Last week at work was also bad. I stayed late nearly every night and worked till 1:30 a.m. on Wednesday to finish a photo gallery for Jon Stewart’s last show. The next night was the GOP debate, and I stayed until 3:30 a.m. Needless to say, with the exception of some speedwork on Tuesday, I didn’t get out to run. (The speedwork was good, though my foot began to hurt toward the end.)

On Sunday, the plan was to do 16 miles. My foot was hurting a bit and I worried about getting too far out and not being able to get back. So I only went to mile 5 and turned around then, finishing with 10. I was so tired. When I got home I fell into bed and slept solid. 

Today, Wednesday, I went out to do speedwork ... only to find that the track was closed again. It had reopened to my delight last week but here it was shuttered once more! So I went out on to the hilly Custis Trail and tried to run as fast as I could. I was impressed with my speed and endurance -- until I looked at my watch and saw how insanely slow I had been going. It was frustrating to say the least.

How am I feeling mentally? That’s been … interesting. Of course, the realistic part of me still worries and believes 100 percent that I’m incapable of meeting the time limit for MCM. But even if that IS the case, I have reason to push on. Two of them, actually:

1. That girl in the picture I posted last month. When I think about her – when I imagine her saying what’s coming out of my mouth (I can’t do it – I’m too slow – what if I can’t finish? – I should give up), I want to shake her and lift up her chin and tell her NO—you can do ANYTHING. You just keep trying, OK? What will be, will be, but don’t give up.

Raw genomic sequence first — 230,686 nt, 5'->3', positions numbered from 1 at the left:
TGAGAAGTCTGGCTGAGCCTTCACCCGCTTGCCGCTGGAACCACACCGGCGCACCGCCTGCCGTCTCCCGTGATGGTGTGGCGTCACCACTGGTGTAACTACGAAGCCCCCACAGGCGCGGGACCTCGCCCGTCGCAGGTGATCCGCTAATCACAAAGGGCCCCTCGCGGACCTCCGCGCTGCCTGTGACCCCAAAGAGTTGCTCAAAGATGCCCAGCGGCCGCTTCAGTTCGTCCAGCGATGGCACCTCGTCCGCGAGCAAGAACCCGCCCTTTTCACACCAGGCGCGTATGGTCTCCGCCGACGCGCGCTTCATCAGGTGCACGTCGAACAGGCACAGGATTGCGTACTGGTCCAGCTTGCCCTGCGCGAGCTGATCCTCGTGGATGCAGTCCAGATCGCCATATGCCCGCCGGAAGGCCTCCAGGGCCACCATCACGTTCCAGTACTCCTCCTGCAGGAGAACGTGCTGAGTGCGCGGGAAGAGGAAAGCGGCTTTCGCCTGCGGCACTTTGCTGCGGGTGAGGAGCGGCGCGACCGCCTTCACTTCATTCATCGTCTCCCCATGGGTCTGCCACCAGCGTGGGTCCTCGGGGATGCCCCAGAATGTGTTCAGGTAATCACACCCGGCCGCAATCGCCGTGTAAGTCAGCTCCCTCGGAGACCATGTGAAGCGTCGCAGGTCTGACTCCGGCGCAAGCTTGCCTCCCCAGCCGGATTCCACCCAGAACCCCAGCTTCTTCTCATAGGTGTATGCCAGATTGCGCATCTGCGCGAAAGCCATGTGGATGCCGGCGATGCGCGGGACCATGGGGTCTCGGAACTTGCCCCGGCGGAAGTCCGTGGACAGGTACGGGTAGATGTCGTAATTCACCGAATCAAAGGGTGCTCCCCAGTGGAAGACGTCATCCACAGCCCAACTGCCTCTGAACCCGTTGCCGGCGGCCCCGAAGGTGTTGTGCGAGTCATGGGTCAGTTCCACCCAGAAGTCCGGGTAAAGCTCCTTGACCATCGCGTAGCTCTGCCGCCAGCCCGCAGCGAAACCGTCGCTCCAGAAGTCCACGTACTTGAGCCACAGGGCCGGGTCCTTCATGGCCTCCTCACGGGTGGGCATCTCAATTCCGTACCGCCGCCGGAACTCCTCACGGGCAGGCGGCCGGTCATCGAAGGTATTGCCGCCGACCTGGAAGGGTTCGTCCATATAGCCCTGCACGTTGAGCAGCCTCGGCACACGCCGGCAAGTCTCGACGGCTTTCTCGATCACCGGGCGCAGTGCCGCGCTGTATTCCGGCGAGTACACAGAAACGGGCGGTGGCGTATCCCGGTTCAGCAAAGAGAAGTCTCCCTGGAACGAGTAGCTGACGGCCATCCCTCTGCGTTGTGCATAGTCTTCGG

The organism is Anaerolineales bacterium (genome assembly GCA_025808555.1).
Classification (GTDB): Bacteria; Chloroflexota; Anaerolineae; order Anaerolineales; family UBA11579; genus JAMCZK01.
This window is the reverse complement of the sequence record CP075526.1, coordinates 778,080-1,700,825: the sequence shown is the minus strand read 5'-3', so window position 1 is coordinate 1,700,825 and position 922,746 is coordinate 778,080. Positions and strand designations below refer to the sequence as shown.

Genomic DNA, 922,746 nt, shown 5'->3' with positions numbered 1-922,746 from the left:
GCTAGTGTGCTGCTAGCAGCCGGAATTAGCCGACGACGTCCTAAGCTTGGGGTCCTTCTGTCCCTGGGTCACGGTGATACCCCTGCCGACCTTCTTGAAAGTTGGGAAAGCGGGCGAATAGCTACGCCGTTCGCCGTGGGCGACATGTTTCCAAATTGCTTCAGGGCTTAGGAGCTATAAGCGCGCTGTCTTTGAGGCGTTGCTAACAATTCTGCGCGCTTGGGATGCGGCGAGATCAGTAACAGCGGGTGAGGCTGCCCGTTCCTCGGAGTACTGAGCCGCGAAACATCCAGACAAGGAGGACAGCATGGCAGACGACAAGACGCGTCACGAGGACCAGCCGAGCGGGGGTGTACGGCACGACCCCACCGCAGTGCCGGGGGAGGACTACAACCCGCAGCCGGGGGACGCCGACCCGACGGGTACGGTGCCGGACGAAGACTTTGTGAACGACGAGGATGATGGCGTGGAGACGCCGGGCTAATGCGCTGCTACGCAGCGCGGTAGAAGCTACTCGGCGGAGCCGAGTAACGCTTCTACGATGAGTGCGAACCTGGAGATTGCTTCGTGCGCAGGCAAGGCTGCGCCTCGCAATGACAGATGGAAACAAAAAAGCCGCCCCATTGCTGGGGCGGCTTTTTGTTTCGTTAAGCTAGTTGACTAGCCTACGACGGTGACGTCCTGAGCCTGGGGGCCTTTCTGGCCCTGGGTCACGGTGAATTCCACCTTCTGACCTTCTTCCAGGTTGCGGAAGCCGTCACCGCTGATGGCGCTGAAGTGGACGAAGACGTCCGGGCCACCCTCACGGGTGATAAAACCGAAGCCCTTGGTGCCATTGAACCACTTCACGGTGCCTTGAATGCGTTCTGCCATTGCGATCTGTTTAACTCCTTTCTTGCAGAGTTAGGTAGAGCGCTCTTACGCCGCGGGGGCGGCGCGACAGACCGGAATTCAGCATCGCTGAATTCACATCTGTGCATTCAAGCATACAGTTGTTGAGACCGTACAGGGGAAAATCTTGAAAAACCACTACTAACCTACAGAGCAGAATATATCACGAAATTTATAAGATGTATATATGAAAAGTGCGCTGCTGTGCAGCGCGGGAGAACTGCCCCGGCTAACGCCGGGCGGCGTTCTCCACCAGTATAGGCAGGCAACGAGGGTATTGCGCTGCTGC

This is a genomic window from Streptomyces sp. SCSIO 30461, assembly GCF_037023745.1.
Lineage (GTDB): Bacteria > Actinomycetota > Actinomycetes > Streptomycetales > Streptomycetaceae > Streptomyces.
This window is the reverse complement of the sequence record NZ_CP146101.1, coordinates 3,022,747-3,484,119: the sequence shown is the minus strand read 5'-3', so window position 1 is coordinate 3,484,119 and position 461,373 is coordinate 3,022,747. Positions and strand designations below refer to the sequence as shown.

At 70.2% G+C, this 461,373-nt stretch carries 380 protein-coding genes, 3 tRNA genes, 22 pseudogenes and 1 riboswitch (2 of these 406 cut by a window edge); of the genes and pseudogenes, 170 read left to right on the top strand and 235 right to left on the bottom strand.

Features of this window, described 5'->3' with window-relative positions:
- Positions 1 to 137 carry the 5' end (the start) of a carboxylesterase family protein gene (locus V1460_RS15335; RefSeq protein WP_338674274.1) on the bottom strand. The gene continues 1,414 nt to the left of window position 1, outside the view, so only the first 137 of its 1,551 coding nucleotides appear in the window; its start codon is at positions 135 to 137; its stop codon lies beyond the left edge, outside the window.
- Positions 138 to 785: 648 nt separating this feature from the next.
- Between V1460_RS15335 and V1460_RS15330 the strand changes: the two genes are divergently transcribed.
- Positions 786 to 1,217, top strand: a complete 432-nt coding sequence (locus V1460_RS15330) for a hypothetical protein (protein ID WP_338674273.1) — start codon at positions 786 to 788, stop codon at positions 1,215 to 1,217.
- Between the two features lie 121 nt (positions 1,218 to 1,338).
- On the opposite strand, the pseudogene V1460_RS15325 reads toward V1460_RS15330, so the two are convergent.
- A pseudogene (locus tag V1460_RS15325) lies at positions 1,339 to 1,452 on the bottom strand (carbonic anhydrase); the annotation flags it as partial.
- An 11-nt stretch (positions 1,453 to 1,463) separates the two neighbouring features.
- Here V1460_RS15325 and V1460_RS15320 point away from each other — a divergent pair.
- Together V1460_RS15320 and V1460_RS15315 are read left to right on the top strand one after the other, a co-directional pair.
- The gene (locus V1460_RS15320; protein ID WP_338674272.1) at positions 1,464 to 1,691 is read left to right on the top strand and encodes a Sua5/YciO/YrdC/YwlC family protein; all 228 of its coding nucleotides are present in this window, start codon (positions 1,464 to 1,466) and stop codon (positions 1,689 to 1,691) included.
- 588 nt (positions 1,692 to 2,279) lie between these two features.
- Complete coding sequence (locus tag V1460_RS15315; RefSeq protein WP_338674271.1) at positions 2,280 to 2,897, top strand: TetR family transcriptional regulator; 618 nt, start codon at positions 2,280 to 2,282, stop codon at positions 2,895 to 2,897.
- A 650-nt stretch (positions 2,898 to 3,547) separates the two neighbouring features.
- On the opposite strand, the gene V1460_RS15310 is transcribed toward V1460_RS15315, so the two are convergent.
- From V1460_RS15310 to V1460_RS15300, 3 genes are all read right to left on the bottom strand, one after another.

2. An answer to an important question I recently posed. I wrote to an old coach of mine asking if it was even capable of a person my size to even run a 14-15-minute-mile, to even finish the MCM. He wrote back and told me it was possible but that it would require a lot of hard work. Days later, I came across a Runner’s World story about a woman who is my weight and runs marathons and ultra-marathons. She finished MCM at least three times. She runs at an 11-13-minute mile. She makes no apologies for her weight. She is amazing. And she gives me hope that it’s possible.

So with those two people as my inspiration, I continue on.

Monday, July 27, 2015


I'll write more later, but for now, I at least wanted to give a small update: Yesterday, I completed 14 miles. The beginning and end (especially) were rough but I did it. And I'll take it.

It's something!

Wednesday, July 22, 2015

Looking for a ray of hope

Nagging thought on today's beyond-pathetic 3-miler:

You should know by now that just because you want something really bad, doesn't mean you can make it happen.